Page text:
Preschool>= Lesson Status ?
Kindergarten>= Lesson Status ?
Elementary>= Lesson Status ?
Grade 1 Support and Resistance Levels
Grade 2 Japanese Candlesticks
Grade 3 Fibonacci
Grade 4 Moving Averages
Grade 5 Common Chart Indicators
Middle School>= Lesson Status ?
Grade 7 Important Chart Patterns
Grade 8 Pivot Points
Summer School>= Lesson Status ?
High School>= Lesson Status ?
Grade 9 Trading Divergences
Grade 10 Market Environment
Grade 11 Trading Breakouts and Fakeouts
Grade 12 Fundamental Analysis
Grade 13 Currency Crosses
- What is a Currency Cross Pair?
- Crosses Present More Trading Opportunities
- Cleaner Trends and Ranges
- Taking Advantage of Interest Rate Differential
- Obscure Crosses
- Planning Around News and Fundamentals
- Creating Synthetic Pairs
- Euro and Yen Crosses
- How to Use Crosses to Trade the Majors
- How Cross Currency Pairs Affect Dollar Pairs
- Summary: Currency Crosses
Grade 14 Multiple Time Frame Analysis
Undergraduate>= Lesson Status ?
- Why Keep a Trade Journal?
- Benefits of Keeping a Journal
- What Should You Record in Your Journal?
- Potential Trading Area
- Entry Trigger
- Position Sizing
- Trade Management Rules
- Trade Retrospective
- Trading Journal Statistics
- Reviewing Your Trading Journal
- Difficulties of Keeping a Trade Journal
- Summary: Keeping a Trade Journal
Graduation>= Lesson Status ?
- Which Trading Style is Best for You?
- Which Currencies Should You Trade?
- What is Your Level of Trading Experience?
- Should You Be a Discretionary, Mechanical, or Hybrid Trader?
- What Kind of Mechanical System Suits Your Personality?
- What is Your Attitude Towards Risk?
- What Kind of Stop Suits Your Trading Style?
Negative Effects of Leverage
Let the image above haunt you about the negative effects of using too much leverage and running out of margin.
Hopefully we've done our job and you now have a better understanding of what "margin" is. Now we want to take a harder look at "leverage" and show you how it regularly wipes out unsuspecting or overzealous traders.
We've all seen or heard online Forex brokers advertising how they offer 200:1 leverage or 400:1 leverage. We just want to be clear that what they are really talking about is the maximum leverage you can trade with. Remember this leverage ratio depends on the margin required by the broker. For example, if a 1% margin is required, you have 100:1 leverage.
There is maximum leverage. And then there is your true leverage.
True leverage is the full amount of your position divided by the amount of money deposited in your trading account.
Let us illustrate with an example:
You deposit $10,000 in your trading account. You buy 1 standard 100K of EUR/USD at a rate of $1.0000. The full value of your position is $100,000 and your account balance is $10,000. Your true leverage is 10:1 ($100,000 / $10,000)
Let's say you buy another standard lot of EUR/USD at the same price. The full amount of your position is now $200,000, but your account balance is still $10,000. Your true leverage is now 20:1 ($200,000 / $10,000)
You're feeling good so you buy three more standard lots of EUR/USD, again at the same rate. The full amount of your position is now $500,000 and your account balance is still $10,000. Your true leverage is now 50:1 ($500,000 / $10,000).
Assume the broker requires 1% margin. If you do the math, your account balance and equity are both $10,000, the Used Margin is $5,000, and the Usable Margin is $5,000. For one standard lot, each pip is worth $10.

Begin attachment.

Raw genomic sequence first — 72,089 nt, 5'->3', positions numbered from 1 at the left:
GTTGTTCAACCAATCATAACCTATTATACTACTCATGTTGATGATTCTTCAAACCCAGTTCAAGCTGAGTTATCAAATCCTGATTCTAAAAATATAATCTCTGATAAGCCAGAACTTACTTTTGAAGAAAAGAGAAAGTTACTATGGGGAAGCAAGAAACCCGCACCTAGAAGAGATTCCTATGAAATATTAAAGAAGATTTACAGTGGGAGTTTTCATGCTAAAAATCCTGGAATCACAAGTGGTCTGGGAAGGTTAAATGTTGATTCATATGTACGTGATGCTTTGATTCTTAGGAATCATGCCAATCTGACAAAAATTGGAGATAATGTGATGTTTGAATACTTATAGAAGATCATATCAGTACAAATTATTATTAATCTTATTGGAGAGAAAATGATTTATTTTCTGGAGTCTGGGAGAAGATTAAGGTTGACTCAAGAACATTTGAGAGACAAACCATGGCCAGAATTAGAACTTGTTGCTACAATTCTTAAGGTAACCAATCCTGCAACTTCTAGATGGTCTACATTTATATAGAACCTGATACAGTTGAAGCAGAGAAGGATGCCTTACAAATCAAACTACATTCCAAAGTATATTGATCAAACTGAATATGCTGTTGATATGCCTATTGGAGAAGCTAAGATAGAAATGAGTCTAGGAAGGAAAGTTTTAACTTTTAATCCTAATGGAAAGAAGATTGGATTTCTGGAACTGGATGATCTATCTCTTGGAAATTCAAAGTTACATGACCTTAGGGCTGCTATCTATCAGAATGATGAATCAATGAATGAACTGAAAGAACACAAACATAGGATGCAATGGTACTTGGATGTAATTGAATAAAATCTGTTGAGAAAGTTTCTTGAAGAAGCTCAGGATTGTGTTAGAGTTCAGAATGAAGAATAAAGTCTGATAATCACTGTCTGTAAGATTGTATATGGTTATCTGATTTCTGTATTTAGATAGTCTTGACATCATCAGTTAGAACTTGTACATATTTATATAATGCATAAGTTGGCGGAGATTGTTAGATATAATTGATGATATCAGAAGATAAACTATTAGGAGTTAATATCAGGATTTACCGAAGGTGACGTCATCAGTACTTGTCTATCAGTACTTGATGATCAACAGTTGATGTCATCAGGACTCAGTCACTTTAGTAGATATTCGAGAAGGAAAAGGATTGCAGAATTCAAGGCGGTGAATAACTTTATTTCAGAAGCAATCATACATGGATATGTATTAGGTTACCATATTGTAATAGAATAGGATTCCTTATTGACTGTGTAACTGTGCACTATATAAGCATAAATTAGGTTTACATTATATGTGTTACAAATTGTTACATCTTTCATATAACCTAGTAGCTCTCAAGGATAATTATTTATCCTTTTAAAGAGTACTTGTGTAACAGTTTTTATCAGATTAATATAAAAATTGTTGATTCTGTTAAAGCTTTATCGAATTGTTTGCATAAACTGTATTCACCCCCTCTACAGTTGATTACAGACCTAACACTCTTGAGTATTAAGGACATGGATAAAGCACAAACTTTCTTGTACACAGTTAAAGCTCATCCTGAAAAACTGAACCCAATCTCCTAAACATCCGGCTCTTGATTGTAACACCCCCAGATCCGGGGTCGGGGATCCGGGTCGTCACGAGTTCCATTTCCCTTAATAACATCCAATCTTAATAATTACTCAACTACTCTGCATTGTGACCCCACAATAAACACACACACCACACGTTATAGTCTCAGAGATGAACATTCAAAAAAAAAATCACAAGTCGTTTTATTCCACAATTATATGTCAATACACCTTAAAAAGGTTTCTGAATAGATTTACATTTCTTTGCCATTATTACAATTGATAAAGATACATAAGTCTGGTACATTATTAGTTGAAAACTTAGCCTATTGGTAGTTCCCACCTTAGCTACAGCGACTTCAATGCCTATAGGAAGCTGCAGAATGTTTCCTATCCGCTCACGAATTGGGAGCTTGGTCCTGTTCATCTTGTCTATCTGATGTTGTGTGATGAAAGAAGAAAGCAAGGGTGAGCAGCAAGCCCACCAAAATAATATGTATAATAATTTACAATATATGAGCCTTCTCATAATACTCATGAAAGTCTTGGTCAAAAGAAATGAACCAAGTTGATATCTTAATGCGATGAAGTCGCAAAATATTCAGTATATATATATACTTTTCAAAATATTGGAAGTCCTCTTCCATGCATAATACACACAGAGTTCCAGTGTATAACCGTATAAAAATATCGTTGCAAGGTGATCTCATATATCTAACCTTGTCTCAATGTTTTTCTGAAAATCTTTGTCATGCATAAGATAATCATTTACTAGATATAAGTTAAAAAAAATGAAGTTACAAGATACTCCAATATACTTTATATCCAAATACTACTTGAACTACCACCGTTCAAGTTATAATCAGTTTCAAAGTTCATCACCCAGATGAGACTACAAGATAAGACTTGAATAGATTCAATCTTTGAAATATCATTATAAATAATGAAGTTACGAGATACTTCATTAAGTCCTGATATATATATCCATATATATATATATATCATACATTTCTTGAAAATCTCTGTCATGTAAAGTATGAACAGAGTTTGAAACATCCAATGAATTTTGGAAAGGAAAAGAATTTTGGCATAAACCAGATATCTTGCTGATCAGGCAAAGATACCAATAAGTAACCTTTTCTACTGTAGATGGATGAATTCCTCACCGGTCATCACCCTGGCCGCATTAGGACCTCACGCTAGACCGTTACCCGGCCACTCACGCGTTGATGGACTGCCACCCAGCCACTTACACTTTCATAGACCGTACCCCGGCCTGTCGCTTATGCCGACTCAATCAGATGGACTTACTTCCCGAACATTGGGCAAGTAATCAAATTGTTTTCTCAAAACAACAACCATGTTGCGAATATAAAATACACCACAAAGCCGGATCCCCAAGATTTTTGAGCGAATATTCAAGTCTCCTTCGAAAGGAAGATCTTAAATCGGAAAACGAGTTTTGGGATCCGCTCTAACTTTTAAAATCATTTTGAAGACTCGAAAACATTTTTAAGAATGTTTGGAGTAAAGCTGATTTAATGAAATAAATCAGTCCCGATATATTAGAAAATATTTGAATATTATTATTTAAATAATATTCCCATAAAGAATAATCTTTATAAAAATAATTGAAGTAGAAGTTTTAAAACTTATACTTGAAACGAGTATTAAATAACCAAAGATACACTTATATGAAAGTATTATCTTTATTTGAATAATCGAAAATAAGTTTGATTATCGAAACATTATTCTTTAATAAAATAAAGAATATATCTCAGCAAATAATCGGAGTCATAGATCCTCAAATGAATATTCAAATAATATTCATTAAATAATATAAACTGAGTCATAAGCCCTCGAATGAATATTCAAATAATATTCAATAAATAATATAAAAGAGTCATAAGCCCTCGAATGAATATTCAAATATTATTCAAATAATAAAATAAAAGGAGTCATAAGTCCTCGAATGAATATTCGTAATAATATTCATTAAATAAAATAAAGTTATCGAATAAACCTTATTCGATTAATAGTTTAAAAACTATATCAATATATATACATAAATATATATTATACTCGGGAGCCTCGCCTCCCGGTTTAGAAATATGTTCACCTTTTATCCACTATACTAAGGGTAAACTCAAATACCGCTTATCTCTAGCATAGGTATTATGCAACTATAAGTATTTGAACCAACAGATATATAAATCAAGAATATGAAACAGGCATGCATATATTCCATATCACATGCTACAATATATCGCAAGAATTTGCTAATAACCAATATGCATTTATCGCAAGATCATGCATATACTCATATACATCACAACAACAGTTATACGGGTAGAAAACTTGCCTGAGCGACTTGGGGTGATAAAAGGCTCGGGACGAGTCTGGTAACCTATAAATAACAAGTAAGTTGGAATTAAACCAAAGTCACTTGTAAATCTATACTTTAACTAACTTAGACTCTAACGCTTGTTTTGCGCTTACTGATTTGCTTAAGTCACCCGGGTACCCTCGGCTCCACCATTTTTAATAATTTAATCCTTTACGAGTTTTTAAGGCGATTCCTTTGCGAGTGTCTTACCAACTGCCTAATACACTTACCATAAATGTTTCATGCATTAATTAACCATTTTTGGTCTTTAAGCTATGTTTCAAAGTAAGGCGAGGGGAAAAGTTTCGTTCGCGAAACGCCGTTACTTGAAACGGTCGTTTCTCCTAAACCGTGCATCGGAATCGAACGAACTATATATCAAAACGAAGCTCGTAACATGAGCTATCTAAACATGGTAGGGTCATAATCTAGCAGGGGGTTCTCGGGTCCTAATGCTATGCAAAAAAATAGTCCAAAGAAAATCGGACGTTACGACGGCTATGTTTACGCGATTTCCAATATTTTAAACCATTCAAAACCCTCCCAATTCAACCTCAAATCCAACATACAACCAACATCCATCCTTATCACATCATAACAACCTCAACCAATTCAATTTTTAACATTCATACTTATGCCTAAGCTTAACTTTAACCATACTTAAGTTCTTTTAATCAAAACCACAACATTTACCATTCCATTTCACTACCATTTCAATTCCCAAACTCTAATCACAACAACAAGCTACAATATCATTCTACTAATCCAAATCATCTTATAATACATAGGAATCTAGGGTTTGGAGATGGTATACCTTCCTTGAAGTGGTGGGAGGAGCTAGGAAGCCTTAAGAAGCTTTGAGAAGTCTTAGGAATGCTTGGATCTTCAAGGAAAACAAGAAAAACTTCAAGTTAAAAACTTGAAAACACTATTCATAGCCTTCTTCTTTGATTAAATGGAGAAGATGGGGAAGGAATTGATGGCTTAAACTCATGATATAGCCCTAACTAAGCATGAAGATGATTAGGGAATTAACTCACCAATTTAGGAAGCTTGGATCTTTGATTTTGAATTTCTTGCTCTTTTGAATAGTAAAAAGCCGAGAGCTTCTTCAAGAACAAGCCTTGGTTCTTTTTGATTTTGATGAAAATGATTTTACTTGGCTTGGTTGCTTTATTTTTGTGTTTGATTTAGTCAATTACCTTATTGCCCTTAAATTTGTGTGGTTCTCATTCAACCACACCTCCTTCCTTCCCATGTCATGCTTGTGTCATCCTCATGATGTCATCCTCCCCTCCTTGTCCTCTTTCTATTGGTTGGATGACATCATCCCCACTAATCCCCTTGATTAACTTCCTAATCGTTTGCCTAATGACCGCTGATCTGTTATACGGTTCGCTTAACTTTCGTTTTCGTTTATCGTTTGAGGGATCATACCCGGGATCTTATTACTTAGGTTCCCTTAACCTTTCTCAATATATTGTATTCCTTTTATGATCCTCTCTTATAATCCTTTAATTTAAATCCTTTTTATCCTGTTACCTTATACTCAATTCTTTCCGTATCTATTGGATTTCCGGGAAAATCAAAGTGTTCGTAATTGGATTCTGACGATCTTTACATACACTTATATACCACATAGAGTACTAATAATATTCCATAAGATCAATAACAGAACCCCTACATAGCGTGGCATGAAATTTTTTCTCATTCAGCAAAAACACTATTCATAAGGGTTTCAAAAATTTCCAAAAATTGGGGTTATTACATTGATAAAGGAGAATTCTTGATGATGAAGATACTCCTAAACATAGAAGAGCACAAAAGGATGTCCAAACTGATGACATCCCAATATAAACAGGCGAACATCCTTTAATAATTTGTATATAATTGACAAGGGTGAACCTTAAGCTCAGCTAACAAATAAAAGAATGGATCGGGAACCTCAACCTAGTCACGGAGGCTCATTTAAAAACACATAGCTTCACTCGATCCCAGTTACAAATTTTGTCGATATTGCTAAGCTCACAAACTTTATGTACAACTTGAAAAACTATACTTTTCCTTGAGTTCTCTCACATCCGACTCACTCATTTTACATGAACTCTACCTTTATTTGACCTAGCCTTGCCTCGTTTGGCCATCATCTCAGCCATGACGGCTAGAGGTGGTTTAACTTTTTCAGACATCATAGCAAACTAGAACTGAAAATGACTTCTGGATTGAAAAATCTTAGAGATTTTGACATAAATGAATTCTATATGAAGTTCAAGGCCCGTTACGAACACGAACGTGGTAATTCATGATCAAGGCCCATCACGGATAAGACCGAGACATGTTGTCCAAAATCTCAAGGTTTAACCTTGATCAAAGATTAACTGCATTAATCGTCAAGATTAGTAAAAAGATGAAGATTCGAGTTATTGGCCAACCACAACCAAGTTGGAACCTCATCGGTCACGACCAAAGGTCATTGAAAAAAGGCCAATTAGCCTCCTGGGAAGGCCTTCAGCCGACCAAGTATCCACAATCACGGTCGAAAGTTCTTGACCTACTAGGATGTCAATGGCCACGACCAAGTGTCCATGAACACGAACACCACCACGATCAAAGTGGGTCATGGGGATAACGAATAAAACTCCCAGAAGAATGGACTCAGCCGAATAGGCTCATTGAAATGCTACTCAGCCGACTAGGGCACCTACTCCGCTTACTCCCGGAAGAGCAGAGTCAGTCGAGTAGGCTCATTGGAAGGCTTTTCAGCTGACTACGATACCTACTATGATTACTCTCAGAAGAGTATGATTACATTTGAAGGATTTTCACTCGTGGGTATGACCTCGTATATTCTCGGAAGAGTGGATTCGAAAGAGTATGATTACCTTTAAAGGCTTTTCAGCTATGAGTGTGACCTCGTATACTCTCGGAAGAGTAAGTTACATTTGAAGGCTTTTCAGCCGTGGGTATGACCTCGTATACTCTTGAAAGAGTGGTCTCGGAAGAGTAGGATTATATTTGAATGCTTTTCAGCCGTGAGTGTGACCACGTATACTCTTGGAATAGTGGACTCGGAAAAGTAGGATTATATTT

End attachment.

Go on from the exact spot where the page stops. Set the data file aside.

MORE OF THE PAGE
In order to receive a margin call, price would have to move 100 pips ($5,000 Usable Margin divided by $50/pip).
This would mean the price of EUR/USD would have to move from 1.0000 to .9900 - a price change of 1%.
After the margin call, your account balance would be $5,000. You lost $5,000 or 50% and the price only moved 1%.
Now let's pretend you ordered coffee at a McDonald's drive-thru, then spilled your coffee on your lap while you were driving, and then proceeded to sue and win against McDonald's because your legs got burned and you didn't know the coffee was hot. To make a long story short, you deposit $100,000 in your trading account instead of $10,000.
You buy just 1 standard lot of EUR/USD - at a rate of 1.0000. The full amount of your position is $100,000 and your account balance is $100,000. Your true leverage is 1:1.
Here's how it looks in your trading account:
In this example, in order to receive a margin call, price would have to move 9,900 pips ($99,000 Usable Margin divided by $10/pip).
This means the price of EUR/USD would have to move from 1.0000 to .0100! This is a price change of 99% or basically 100%!
Let's say you buy 19 more standard lots, again at the same rate as the first trade. The full amount of your position is $2,000,000 and your account balance is $100,000. Your true leverage is 20:1.
In order to be "margin called", price would have to move 400 pips ($80,000 Usable Margin divided by ($10/pip X 20 lots)).
That means the price of EUR/USD would have to move from $1.0000 to $0.9600 - a price change of 4%.
If you did get margin called and your trade exited at the margin call price, this is how your account would look like:
You would have realized an $80,000 loss! You would've wiped out 80% of your account and the price only moved 4%!
Do you now see the effects of leverage?!
Leverage amplifies the movement in the relative prices of a currency pair by the factor of the leverage in your account.
While you are logged into your account,
you can save your progress in the School of Pipsology!
- Leverage the Killer
- Leverage and Margin Defined
- Margin Call Exemplified
- Margin + Leverage = Possible Deadly Combination
- Negative Effects of Leverage
- More on Leverage
- How Leverage Affects Transaction Costs
- Don't Underestimate Leverage